The Baroque Cycle

Reading Time: < 1 minute

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I have just finished reading the final volume of the majestic Baroque Cycle by Neal Stephenson. Stephenson is one of my favourite writers – although generally known as an SF writer, his interests encompass commerce, cryptography, the history of science, and a whole lot else. This wide-ranging set of interests is exemplified by the scope of the Baroque Cycle – three books (don’t call them a trilogy) spanning the period from the 1640’s to 1714, and detailing the rise of the Royal Society, the late-17th Century machinations over royal succession in France, Spain and England, the emergence of modern capitalism, and the escapades of a very richly painted cast of characters ranging from Sir Isaac Newton to ‘The King of the Vagabonds’.

I happen to be pretty interested in historical fiction (partly as a result of being married to a history nerd for nine years) as well as technology and science fiction (in moderation), so I lapped these books up (though, with the demands on my time of a one-year-old child, the last book has taken me most of this year to read).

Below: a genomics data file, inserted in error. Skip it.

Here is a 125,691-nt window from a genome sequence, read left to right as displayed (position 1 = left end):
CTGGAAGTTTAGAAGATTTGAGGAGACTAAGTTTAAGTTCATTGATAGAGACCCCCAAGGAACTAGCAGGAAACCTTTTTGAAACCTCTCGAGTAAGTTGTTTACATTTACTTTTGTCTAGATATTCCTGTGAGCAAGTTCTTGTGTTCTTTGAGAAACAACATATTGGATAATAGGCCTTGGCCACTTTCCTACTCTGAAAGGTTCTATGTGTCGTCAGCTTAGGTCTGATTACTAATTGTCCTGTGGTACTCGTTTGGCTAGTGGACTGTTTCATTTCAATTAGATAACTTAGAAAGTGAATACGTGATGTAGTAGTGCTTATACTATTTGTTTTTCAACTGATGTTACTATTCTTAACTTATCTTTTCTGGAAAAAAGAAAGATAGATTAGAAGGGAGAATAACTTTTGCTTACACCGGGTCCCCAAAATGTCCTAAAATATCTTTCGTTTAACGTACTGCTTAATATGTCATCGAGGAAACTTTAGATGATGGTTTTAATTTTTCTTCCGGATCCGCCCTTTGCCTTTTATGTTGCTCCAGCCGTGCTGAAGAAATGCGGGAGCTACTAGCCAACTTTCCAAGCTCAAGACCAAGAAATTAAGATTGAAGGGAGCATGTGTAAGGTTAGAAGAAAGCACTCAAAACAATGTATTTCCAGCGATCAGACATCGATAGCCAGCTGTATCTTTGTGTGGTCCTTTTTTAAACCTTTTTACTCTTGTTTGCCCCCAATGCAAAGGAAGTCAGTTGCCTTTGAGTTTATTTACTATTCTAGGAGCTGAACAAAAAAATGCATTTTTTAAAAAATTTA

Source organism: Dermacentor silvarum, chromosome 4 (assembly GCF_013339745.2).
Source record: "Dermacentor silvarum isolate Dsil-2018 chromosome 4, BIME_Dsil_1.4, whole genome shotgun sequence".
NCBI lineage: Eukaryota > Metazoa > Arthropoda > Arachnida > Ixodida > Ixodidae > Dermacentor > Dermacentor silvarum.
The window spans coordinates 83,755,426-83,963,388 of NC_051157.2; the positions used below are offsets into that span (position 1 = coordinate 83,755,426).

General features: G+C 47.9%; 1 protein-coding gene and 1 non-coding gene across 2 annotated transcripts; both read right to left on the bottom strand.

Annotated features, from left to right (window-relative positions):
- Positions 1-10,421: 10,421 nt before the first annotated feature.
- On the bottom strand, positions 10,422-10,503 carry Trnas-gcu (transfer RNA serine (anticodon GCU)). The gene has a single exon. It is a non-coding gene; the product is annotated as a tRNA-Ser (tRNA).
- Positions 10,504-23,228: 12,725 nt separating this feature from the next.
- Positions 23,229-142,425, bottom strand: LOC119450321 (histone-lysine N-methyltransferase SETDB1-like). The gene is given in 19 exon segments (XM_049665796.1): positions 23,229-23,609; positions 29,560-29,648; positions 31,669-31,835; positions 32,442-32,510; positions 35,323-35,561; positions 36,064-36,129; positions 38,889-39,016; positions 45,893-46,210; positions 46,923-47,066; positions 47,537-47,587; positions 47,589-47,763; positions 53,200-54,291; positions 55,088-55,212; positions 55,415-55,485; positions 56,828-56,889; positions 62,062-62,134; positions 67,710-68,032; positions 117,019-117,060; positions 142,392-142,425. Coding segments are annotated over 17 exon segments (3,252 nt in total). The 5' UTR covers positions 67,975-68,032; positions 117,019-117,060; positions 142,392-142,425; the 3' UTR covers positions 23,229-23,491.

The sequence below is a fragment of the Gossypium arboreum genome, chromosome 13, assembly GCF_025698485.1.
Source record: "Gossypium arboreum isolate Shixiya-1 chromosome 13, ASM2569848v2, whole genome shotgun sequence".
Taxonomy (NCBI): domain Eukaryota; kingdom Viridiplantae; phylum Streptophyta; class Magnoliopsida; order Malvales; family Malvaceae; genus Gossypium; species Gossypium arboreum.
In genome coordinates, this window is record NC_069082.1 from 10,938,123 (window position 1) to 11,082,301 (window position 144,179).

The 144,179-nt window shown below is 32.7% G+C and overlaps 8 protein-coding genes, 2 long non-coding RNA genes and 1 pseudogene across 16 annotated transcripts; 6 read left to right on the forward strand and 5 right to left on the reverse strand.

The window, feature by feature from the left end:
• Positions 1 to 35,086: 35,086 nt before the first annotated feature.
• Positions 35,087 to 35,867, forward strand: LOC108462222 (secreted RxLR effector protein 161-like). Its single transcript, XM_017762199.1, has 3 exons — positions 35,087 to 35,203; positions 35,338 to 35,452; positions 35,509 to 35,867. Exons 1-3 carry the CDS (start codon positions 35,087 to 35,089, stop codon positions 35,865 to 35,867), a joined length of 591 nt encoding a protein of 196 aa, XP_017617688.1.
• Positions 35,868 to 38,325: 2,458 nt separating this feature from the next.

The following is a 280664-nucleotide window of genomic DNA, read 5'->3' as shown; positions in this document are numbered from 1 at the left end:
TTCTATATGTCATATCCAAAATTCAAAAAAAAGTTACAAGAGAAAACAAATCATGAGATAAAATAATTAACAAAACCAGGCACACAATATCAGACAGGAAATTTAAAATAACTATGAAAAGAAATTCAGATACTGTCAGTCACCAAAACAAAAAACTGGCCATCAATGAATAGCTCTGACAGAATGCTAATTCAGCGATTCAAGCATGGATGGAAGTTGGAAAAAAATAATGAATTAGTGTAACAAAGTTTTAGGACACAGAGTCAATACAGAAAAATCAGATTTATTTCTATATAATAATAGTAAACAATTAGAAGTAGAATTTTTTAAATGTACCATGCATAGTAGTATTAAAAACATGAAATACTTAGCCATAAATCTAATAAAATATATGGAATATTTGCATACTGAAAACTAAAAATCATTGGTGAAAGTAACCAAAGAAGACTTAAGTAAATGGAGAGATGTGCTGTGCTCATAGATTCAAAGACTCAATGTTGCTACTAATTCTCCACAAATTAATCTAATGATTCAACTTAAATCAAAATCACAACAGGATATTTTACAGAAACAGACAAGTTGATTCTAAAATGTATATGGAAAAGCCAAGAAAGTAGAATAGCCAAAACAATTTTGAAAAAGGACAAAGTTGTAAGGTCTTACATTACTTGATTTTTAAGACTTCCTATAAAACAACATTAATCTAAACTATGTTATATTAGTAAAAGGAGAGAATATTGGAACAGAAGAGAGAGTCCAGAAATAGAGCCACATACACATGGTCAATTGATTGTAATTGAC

The only thing I was worried about was Stephenson’s famed inability to finish a story – a failing that lets his earlier work, Cryptonomicon, down quite badly. But the Baroque Cycle ends well, with all the bad guys being thwarted and all our favourite characters achieving peace, love, and happiness. Just what you want after slogging through over 2,000 pages.

If you’re interested in learning more about Neal Stephenson, there’s an excellent ‘interview’ with him on slashdot. Well worth reading all the way through. I may track the man down (out of sheer perversity, for he eschews recognition) when I move to Seattle, where he lives.